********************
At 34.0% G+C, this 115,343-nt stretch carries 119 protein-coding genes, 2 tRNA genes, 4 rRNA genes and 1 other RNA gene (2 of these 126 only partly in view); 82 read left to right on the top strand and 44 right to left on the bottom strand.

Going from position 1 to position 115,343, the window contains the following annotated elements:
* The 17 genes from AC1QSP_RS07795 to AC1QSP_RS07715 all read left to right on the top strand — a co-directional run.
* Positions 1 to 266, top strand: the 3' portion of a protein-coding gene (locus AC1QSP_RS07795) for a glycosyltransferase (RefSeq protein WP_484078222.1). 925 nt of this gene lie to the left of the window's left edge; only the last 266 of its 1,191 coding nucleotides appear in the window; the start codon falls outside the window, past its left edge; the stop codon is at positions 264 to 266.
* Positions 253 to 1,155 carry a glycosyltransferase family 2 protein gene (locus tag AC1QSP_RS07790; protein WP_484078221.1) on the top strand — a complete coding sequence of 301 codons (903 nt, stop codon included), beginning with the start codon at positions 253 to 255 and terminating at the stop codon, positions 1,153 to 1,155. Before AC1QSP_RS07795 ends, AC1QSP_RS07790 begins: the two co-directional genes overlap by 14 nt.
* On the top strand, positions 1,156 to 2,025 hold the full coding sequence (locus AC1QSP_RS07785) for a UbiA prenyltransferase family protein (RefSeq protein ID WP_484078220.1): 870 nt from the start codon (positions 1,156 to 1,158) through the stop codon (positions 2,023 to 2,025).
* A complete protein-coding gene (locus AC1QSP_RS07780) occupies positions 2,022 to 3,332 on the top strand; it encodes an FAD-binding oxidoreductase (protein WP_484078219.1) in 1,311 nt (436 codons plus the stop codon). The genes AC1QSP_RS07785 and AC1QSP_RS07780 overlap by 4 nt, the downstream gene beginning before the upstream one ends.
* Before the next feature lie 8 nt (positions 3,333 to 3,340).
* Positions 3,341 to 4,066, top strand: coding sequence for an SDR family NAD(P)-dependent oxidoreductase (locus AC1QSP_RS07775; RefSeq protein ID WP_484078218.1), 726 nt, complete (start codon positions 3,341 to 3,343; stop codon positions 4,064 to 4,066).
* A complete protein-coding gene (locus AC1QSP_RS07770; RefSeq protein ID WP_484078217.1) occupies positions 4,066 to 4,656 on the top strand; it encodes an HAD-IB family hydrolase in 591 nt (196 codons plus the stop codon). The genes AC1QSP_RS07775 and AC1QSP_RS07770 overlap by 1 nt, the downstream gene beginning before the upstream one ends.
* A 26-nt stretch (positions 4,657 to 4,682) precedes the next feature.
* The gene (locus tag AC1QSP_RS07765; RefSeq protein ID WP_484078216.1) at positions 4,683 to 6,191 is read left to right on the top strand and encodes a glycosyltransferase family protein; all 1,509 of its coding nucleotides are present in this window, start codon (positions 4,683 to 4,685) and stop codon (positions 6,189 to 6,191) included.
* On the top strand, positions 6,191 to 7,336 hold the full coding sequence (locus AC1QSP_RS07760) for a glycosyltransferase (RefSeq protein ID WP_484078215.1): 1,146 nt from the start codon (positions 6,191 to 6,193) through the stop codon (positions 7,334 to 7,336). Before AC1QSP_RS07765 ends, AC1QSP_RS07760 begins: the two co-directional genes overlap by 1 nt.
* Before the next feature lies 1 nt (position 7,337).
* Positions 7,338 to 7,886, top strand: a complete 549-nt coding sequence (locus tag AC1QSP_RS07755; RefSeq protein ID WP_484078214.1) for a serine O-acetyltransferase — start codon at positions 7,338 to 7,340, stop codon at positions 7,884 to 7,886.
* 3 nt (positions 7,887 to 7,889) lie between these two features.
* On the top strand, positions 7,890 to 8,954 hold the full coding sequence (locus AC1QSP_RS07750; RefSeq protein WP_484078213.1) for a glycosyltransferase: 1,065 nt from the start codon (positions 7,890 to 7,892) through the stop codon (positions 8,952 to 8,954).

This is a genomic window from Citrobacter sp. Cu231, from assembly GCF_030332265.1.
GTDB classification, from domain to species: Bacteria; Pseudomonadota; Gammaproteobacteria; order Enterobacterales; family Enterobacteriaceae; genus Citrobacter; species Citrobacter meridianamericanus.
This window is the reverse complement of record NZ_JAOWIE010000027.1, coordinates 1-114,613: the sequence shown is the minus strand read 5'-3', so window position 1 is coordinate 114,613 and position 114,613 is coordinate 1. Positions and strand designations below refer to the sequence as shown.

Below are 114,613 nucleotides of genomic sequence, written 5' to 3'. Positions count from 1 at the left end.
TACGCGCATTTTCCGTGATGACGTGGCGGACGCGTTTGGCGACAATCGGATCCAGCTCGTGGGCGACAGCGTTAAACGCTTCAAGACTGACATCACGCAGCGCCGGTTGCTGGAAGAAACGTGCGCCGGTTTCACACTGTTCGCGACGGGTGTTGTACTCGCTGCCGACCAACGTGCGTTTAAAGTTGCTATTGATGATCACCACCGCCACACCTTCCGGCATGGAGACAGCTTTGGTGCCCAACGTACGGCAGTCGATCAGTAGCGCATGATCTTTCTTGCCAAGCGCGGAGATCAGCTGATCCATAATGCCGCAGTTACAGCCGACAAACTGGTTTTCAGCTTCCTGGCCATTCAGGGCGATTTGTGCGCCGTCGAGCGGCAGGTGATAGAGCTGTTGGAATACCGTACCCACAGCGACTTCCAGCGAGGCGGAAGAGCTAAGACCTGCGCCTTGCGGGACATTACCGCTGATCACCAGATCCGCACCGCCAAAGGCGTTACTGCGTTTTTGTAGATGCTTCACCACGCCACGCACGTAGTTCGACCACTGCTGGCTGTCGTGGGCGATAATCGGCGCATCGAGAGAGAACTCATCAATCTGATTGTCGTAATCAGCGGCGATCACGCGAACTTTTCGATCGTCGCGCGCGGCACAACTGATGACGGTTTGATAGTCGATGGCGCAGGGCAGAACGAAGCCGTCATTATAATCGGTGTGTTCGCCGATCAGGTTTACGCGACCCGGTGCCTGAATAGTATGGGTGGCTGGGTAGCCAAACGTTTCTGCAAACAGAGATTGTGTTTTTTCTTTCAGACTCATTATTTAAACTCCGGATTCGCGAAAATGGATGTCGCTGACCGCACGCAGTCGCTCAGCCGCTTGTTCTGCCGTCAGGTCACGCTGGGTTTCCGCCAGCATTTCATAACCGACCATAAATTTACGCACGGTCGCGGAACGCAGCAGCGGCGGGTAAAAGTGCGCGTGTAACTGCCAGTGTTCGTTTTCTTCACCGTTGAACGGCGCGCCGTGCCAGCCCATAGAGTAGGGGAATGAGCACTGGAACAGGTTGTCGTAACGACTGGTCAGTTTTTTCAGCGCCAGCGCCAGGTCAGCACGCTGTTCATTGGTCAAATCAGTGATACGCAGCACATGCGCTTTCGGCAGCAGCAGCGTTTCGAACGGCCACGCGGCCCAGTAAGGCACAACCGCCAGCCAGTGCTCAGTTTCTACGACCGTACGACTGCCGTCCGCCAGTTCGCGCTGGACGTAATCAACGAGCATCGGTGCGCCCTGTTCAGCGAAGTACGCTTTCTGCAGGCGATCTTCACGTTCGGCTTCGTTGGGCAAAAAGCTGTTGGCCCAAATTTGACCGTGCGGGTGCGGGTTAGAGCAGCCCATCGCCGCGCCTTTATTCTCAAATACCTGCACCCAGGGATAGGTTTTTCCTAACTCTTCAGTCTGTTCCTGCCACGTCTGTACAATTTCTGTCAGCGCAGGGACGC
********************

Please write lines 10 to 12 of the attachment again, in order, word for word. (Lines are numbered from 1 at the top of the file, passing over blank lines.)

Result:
* A complete protein-coding gene (locus AC1QSP_RS07770; RefSeq protein ID WP_484078217.1) occupies positions 4,066 to 4,656 on the top strand; it encodes an HAD-IB family hydrolase in 591 nt (196 codons plus the stop codon). The genes AC1QSP_RS07775 and AC1QSP_RS07770 overlap by 1 nt, the downstream gene beginning before the upstream one ends.
* A 26-nt stretch (positions 4,657 to 4,682) precedes the next feature.
* The gene (locus tag AC1QSP_RS07765; RefSeq protein ID WP_484078216.1) at positions 4,683 to 6,191 is read left to right on the top strand and encodes a glycosyltransferase family protein; all 1,509 of its coding nucleotides are present in this window, start codon (positions 4,683 to 4,685) and stop codon (positions 6,189 to 6,191) included.